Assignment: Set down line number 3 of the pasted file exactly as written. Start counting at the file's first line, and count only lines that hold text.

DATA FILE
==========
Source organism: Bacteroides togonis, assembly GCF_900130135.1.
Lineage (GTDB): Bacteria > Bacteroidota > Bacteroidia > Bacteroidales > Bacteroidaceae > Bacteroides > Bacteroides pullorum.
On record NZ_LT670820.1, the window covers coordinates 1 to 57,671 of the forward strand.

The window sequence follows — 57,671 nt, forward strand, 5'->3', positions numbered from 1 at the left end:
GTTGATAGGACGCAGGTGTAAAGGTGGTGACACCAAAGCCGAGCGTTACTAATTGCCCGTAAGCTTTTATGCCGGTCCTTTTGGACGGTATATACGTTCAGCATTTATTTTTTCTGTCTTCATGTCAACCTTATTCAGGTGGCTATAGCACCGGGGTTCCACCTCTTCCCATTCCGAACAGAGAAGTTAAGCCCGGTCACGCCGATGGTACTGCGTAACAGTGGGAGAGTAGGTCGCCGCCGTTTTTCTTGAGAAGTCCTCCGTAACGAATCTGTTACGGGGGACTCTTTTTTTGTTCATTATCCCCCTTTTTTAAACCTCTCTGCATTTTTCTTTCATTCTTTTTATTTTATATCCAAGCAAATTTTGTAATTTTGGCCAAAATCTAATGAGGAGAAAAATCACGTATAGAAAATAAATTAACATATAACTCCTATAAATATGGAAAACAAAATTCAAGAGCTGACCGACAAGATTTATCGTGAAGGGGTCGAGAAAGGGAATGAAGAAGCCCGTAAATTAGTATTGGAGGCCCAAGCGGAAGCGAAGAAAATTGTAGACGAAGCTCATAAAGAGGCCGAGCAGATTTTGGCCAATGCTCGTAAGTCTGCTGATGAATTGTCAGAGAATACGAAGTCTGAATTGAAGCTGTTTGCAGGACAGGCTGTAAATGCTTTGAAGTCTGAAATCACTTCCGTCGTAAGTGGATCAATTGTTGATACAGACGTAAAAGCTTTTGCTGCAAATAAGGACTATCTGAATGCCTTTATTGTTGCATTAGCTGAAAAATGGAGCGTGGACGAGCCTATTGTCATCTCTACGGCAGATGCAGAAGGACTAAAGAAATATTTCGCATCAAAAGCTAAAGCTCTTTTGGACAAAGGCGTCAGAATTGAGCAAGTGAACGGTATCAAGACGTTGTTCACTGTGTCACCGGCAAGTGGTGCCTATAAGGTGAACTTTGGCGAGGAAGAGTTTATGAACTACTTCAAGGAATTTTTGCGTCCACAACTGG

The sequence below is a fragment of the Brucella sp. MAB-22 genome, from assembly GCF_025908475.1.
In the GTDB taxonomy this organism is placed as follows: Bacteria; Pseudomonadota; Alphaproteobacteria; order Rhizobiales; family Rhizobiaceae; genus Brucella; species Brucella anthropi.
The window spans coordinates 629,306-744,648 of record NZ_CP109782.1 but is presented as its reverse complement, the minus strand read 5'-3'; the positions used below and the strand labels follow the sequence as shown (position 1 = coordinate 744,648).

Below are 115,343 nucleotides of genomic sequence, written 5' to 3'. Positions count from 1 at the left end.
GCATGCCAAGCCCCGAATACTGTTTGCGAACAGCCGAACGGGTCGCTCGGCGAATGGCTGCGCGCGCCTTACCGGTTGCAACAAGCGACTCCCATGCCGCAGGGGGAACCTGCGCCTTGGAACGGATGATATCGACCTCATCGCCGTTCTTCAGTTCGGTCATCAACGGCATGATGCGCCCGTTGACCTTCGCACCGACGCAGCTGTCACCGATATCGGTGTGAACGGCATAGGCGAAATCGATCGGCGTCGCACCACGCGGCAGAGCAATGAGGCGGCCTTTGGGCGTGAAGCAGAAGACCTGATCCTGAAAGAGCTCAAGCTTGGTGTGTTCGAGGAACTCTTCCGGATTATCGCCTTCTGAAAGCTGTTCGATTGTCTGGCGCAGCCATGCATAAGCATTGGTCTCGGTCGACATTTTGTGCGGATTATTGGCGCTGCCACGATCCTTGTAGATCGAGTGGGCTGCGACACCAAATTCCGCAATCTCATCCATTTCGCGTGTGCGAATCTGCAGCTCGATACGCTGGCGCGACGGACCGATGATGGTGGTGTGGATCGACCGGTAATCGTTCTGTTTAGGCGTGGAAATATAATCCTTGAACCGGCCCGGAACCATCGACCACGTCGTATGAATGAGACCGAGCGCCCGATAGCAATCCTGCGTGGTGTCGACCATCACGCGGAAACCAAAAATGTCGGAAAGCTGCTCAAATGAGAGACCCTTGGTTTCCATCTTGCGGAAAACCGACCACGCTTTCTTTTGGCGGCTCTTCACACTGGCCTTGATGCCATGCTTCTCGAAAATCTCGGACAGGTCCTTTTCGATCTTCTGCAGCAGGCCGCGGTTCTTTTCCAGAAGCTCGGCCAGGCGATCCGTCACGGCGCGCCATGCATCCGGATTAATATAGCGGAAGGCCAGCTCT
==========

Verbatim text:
On record NZ_LT670820.1, the window covers coordinates 1 to 57,671 of the forward strand.